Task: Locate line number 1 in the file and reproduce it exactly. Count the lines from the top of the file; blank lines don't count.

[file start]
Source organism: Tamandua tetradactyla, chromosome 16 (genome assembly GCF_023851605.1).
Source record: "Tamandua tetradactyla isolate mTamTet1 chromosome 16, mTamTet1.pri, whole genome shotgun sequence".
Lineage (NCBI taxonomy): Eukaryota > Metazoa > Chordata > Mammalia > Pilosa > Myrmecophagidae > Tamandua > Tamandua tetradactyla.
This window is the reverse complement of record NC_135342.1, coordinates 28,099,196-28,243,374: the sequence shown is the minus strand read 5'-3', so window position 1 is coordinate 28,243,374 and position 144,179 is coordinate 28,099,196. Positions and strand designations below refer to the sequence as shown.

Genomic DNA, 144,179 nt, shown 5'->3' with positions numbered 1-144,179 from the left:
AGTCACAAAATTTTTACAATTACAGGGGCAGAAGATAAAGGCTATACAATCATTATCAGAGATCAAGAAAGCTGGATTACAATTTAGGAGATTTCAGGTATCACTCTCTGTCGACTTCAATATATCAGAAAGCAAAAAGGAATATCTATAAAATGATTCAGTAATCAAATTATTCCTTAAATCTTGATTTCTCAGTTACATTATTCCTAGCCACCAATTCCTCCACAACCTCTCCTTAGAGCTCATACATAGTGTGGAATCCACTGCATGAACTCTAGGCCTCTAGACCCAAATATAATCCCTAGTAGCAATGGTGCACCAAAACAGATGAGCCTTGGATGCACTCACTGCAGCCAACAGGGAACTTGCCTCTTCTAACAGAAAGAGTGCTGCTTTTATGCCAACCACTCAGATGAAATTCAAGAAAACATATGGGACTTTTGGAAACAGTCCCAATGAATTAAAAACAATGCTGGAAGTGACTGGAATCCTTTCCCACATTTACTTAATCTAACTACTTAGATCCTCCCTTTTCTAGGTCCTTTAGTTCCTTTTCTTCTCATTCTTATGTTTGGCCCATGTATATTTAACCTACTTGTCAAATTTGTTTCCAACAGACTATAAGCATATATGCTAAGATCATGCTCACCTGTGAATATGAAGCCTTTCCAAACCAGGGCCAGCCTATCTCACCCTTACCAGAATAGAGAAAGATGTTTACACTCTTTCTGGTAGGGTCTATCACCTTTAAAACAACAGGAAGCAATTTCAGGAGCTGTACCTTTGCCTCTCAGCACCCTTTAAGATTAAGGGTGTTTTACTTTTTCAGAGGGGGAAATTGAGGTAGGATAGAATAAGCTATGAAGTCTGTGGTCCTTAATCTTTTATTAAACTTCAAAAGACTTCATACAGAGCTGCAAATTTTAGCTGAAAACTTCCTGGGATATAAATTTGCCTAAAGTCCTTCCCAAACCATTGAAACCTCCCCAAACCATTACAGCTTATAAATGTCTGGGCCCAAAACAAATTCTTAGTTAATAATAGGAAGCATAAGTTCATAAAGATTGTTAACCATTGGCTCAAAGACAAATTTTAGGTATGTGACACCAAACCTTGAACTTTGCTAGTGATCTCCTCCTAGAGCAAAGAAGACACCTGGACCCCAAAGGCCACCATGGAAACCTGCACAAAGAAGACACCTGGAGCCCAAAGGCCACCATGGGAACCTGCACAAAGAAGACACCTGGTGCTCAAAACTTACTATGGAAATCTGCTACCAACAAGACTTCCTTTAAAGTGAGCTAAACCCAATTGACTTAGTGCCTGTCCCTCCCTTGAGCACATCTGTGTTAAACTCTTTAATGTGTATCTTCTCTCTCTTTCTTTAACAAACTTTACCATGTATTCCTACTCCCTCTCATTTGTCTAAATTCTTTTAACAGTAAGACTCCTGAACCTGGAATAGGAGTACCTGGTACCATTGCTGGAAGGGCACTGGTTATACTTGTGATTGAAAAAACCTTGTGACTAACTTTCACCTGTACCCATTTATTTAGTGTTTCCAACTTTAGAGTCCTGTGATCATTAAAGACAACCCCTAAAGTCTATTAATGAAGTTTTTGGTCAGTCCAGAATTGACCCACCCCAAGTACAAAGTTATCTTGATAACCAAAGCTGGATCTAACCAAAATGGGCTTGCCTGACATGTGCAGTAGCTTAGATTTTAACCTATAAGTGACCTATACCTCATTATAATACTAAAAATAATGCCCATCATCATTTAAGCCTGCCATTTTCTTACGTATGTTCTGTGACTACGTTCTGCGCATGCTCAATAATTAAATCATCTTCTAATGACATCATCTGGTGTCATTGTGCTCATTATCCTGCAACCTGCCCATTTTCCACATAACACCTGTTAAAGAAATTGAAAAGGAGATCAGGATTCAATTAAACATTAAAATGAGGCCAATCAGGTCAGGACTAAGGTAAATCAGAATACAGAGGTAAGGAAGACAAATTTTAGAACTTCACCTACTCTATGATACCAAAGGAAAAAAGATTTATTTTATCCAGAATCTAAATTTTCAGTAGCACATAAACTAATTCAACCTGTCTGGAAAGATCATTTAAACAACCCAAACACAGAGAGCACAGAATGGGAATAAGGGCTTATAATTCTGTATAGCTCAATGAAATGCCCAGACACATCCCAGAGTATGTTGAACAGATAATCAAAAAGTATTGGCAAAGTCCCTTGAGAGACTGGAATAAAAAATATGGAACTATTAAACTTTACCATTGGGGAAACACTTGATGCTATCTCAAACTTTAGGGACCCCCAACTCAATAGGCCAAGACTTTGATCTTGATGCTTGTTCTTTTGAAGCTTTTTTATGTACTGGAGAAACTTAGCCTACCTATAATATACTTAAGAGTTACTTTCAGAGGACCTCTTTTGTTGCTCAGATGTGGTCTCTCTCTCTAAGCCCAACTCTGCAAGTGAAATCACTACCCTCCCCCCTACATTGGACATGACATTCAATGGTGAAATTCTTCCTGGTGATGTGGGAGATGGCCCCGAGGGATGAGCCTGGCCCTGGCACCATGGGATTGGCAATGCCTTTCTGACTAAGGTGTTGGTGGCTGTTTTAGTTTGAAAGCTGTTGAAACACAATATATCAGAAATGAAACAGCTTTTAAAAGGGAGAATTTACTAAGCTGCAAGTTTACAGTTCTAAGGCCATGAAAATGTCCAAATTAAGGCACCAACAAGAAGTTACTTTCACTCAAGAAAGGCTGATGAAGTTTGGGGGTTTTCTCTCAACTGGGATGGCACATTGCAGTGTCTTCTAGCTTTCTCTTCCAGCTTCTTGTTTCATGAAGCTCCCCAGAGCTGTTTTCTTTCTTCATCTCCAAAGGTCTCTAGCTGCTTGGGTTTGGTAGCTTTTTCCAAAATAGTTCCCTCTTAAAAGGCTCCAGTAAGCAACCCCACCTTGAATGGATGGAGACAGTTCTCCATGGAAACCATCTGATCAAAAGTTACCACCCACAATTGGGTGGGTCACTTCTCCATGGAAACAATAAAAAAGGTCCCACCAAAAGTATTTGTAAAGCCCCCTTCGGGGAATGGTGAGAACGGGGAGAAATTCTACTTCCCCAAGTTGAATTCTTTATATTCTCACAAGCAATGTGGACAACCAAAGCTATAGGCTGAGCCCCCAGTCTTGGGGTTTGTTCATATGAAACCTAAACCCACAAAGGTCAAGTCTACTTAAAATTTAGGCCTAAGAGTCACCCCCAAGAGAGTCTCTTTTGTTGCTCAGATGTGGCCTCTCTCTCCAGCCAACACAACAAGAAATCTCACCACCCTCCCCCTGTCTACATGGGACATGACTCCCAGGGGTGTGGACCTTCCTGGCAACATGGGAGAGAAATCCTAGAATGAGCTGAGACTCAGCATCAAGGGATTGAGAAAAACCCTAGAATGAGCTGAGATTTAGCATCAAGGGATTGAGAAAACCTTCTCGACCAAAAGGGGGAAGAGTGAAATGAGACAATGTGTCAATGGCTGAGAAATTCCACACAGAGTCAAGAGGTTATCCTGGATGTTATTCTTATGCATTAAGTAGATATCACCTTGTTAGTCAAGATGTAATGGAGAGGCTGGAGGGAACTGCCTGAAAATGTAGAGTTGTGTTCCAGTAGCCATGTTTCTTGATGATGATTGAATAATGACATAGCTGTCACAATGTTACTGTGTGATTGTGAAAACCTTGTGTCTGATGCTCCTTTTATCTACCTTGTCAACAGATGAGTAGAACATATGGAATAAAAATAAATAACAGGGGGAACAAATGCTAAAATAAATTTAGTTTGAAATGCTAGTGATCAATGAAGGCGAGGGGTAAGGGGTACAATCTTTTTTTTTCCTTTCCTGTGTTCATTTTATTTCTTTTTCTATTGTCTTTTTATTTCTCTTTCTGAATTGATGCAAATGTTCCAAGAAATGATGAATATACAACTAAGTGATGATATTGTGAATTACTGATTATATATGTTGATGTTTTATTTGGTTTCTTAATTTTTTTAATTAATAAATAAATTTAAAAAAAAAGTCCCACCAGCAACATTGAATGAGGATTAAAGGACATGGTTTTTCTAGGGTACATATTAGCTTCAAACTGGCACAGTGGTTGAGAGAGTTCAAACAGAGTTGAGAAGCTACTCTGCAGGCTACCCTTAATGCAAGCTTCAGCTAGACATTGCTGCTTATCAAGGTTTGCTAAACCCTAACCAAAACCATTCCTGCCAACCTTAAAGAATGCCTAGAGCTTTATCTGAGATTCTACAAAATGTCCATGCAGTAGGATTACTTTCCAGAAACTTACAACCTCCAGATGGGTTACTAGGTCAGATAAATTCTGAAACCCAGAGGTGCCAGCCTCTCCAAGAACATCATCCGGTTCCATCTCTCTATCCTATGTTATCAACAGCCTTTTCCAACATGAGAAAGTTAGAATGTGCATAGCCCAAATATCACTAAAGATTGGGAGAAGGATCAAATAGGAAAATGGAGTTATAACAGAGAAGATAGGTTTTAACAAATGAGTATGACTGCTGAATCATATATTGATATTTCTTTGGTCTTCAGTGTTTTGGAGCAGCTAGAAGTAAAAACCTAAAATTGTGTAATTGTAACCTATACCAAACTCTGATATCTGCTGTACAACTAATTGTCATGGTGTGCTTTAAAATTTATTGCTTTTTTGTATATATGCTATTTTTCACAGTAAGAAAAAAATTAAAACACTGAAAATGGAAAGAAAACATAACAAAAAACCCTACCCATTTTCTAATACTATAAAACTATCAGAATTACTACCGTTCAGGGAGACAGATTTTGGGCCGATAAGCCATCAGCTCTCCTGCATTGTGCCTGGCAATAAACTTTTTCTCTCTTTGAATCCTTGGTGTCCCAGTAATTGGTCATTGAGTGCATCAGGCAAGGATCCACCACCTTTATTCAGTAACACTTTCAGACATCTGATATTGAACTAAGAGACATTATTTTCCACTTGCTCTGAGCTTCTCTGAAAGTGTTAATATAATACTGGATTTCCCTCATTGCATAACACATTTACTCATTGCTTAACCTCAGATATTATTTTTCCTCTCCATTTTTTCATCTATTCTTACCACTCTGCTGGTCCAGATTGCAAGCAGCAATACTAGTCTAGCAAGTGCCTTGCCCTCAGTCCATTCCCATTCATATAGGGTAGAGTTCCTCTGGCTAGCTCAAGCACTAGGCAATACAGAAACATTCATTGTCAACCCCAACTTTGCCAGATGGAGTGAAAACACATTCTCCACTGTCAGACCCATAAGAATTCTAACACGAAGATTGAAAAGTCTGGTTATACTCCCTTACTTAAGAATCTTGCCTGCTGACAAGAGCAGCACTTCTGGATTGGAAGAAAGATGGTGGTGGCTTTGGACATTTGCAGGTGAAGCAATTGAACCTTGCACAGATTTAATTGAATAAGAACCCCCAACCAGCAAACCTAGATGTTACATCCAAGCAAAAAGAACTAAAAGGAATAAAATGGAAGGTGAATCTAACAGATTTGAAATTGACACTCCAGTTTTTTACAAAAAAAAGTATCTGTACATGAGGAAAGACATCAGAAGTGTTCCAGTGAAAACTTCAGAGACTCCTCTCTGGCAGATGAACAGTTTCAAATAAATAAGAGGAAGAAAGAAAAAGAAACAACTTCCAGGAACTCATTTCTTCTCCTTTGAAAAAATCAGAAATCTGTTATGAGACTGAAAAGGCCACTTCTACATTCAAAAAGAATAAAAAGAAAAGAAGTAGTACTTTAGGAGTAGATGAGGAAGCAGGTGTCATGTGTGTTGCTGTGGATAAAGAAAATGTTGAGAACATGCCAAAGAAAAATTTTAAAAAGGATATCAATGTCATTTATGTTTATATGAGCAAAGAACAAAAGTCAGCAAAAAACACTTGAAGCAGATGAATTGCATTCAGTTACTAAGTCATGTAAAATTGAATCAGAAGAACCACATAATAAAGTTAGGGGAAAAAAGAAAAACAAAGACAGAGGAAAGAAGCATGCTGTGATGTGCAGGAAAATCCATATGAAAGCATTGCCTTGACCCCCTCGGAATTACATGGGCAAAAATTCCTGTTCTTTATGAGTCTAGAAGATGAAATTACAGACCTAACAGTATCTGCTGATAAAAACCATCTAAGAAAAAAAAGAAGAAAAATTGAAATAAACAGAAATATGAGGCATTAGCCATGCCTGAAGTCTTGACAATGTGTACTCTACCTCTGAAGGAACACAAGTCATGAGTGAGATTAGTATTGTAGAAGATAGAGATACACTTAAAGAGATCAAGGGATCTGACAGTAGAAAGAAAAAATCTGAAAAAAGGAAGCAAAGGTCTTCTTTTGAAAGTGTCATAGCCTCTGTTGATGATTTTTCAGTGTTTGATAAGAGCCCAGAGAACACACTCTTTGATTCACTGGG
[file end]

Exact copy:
Source organism: Tamandua tetradactyla, chromosome 16 (genome assembly GCF_023851605.1).